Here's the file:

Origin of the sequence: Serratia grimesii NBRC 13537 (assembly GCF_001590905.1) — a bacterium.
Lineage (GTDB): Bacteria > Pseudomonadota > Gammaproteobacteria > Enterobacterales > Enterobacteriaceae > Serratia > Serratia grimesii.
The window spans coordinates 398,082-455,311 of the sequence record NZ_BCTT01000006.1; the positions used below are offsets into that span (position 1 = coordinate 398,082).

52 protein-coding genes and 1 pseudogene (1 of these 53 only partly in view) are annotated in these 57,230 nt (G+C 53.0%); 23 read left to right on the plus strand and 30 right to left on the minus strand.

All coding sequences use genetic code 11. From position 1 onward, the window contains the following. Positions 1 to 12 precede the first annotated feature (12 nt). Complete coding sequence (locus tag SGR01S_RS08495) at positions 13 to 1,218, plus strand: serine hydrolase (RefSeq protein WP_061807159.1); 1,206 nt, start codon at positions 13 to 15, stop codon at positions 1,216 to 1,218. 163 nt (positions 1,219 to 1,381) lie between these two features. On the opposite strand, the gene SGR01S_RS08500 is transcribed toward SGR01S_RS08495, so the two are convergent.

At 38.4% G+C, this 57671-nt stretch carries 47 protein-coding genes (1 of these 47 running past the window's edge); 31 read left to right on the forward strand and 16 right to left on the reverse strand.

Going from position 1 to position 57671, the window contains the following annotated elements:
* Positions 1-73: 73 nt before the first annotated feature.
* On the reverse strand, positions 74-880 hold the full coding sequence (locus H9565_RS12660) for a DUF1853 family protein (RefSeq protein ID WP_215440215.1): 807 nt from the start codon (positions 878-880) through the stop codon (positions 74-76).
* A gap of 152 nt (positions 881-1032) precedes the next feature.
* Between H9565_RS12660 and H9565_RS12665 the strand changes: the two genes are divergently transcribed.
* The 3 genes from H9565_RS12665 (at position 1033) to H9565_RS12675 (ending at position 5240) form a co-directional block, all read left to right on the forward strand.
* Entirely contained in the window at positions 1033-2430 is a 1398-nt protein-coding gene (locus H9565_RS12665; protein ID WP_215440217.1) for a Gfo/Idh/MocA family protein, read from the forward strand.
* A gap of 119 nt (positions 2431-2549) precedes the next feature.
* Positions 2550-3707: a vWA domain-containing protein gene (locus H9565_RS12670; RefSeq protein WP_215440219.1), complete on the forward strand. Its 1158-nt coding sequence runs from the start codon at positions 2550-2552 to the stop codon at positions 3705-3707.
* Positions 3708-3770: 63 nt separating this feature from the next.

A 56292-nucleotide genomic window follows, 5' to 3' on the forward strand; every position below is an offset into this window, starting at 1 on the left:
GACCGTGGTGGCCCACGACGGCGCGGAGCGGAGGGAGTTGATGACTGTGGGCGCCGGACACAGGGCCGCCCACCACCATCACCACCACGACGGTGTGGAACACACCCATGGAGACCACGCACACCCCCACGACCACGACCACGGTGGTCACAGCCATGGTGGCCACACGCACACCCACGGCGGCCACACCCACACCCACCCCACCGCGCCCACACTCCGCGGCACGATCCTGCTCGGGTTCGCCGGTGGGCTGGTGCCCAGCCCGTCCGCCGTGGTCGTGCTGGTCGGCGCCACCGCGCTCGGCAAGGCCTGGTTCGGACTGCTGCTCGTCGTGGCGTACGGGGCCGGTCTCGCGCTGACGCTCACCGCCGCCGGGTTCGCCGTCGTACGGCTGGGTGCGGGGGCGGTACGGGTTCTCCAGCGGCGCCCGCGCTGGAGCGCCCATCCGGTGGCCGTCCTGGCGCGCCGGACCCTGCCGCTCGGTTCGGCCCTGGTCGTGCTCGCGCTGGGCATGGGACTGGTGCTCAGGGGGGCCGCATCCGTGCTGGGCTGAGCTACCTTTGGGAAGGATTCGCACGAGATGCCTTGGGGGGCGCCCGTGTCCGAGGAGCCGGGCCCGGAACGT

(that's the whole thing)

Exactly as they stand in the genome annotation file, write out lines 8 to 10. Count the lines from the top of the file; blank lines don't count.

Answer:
* Positions 1-73: 73 nt before the first annotated feature.
* On the reverse strand, positions 74-880 hold the full coding sequence (locus H9565_RS12660) for a DUF1853 family protein (RefSeq protein ID WP_215440215.1): 807 nt from the start codon (positions 878-880) through the stop codon (positions 74-76).
* A gap of 152 nt (positions 881-1032) precedes the next feature.